This column was originally published on RealMoney on July 25 at 12:06 p.m. EDT.
It will take months for equity traders to get their hands around China's decision to end the yuan's peg to the dollar. But we saw its initial effect on Thursday when dozens of stocks sold off as soon as the market opened. The sharp declines caught many traders by surprise.
That day's volatility was heightened by new terrorist bombings in London and the second day of
Chairman Alan Greenspan's congressional testimony.
These events made it harder to gauge the direct impact of the announcement. But the emerging themes finally sorted themselves out by the closing bell.
The currency shift is expected to undermine profits at companies dependent on cheap imports from that part of the world. I got a quick education on the subject because I was holding
at the time of the statement. My nice profit turned into a break-even exit just a few minutes after the open.
American retailers buy a ton of Chinese clothing and household goods. The revaluation raises questions about the sector's ability to expand gross margins in the months ahead. Kohl's and dozens of other retailers got caught in a "sell now, ask questions later" mindset on Thursday morning.
The good news is that many American companies buy Chinese goods in American dollars. This will provide them with at least short-term protection. But the yuan shift will eventually find its way into the cost of delivering all types of Asian products, regardless of current contract arrangements.
Clearly, it will take time before we see China's decision fully reflected in stock prices. Unfortunately, its incremental nature adds to the confusion.
Was the edict the first of many currency adjustments, or are Eastern politicians just gaming the adverse response to
Let's focus on the possible reactions to, rather than finding reasons for, the change in policy. First, it's well understood that retailers will be affected, along with other companies that have significant Chinese exposure. In this regard, let's step back and look at Kohl's broader price pattern.
It's obvious the late-week selloff did little to undermine Kohl's strong uptrend. The stock printed a bull hammer on Friday and looks ready to take another run at the highs. This strong recovery was repeated across the broad sector as last week ended.
Notably, the volume pattern shows little impact from the two-day pullback. Investor participation was below average and on-balance volume (OBV) hardly budged. It's tough to see anything but a buying opportunity when looking at this chart.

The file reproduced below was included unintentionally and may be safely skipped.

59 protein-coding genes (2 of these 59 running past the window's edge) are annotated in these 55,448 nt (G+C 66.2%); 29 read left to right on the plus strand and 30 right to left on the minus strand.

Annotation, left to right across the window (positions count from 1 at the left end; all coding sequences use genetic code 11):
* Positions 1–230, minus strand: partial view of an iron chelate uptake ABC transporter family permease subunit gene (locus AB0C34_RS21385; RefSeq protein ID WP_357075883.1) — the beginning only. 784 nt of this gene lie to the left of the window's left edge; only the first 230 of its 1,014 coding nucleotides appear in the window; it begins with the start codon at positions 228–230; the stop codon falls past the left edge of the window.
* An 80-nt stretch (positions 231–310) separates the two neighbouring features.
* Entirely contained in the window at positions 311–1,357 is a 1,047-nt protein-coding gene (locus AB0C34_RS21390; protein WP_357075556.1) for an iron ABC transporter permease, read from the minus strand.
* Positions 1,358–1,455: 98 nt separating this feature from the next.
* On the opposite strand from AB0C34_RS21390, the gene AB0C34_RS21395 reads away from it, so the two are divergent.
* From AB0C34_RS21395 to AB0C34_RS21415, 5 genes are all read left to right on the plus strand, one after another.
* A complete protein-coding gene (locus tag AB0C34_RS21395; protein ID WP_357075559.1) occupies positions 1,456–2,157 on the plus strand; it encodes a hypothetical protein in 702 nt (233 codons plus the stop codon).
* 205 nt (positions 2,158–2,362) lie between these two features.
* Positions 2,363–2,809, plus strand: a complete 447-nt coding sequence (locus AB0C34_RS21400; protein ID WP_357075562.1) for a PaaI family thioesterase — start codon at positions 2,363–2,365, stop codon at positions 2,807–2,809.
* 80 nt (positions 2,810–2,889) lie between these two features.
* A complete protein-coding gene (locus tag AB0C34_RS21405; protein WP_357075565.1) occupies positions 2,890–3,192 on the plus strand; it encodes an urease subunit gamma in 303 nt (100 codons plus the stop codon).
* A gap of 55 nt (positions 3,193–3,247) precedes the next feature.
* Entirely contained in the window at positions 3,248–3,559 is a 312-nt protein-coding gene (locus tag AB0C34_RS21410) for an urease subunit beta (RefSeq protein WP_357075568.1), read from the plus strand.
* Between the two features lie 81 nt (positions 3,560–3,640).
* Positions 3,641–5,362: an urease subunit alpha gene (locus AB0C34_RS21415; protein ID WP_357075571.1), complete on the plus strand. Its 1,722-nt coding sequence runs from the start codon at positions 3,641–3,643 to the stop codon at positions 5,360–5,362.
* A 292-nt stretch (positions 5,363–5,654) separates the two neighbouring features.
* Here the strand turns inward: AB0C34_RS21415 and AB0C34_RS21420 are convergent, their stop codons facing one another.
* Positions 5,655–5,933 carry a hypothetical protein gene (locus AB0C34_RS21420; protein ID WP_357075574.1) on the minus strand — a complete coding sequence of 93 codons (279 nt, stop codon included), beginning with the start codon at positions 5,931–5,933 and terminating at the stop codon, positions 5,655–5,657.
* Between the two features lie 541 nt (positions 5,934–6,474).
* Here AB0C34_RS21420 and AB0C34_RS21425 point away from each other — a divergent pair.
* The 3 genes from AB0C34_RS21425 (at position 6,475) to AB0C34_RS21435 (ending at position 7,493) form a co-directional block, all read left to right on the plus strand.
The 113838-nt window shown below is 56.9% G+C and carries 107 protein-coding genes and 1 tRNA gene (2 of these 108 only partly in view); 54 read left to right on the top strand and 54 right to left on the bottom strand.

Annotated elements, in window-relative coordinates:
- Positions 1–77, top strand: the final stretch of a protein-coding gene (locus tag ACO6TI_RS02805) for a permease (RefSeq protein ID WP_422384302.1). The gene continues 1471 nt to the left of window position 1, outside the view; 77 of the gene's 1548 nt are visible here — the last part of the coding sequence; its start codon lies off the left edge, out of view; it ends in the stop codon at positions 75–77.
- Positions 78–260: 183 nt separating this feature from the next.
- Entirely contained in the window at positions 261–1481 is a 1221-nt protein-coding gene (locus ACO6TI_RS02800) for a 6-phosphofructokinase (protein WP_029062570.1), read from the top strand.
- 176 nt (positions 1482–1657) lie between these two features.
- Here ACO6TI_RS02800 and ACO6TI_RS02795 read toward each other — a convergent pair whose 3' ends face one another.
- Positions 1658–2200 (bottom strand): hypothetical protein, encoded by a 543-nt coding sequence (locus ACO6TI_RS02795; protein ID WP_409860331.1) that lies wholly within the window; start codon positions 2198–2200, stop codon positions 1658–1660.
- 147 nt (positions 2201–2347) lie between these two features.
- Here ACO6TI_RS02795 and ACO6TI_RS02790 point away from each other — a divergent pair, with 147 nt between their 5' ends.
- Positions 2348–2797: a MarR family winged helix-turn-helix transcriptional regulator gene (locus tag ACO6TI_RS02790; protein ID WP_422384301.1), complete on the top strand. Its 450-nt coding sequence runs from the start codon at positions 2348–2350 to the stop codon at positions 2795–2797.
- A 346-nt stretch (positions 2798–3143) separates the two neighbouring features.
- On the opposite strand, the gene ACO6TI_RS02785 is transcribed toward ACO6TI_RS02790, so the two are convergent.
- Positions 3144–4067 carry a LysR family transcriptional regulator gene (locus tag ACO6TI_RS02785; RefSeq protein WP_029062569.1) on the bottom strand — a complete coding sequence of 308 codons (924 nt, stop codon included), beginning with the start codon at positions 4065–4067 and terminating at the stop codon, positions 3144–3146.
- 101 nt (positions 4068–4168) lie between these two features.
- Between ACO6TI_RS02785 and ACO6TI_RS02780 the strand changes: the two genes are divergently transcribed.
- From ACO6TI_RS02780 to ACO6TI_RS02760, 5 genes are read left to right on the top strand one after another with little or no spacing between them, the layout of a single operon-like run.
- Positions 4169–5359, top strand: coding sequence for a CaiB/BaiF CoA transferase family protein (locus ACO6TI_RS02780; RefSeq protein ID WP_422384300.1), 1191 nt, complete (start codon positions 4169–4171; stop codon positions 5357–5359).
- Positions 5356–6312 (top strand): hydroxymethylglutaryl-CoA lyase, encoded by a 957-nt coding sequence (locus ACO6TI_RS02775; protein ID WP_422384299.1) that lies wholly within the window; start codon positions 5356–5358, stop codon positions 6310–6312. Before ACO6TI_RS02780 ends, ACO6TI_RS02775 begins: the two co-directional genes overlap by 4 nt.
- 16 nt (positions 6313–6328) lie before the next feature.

Red Flags in Retail
But the broader
exchange-traded fund is now flashing several warning signs. The stock rallied to resistance at $102 midweek and gapped down following China's announcement. The good news is the pattern shows a multiyear cup-and-handle pattern. The bad news is that accumulation is very weak for an issue that rallied for the last 12 weeks.
This suggests the sector could start a four- to six-week correction before taking a sustained run over the breakout level. In this regard, watch out for a retail stock reversal in the next one to three days, as strong hands come in and sell out. Higher volume on that decline would confirm that the Chinese revaluation is bad news for retailers.
Utes Feel the Pain
Ten-year Treasury yields rose in response to the currency shift. In turn, utility stocks sold off sharply last week. The group had an especially bad session on Thursday, with the
( UTH) falling almost 2%. The timing was particularly bad because the UTH already shows a number of bearish divergences.
The ETF's relative strength has been falling since mid-June, despite higher prices. While the stock's accumulation remains healthy, the megacap Dow Jones Utility Index presents a different picture. At least one-third of its blue-chip components now show bearish distribution patterns.
My advice at this juncture is to watch the Utilities HOLDRs' parallel channel closely. A decline under Thursday's low will break the channel and start a correction that could last for at least several months.
A Direct Play
Are you looking for direct plays on China and its currency policies? Start with
iShares FTSE/Xinhua China
. A basket of 25 Chinese blue-chip stocks fill the core of this exchange-traded fund. The instrument broke out to an all-time high on Thursday's news. The best entry for long-term positions will come on a pullback to $58.
So what's the bottom line on China's currency decision? First, we haven't seen its full impact yet. Second, analysts are scrambling to sort out all the winners and losers. Third, Thursday's knee-jerk reaction may foreshadow larger-scale equity selling in the weeks ahead.
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Alan Farley is a professional trader and author of
The Master Swing Trader
. Farley also runs a Web site called HardRightEdge.com, an online resource for trading education, technical analysis and short-term investment strategies. Under no circumstances does the information in this column represent a recommendation to buy or sell stocks. Farley appreciates your feedback;
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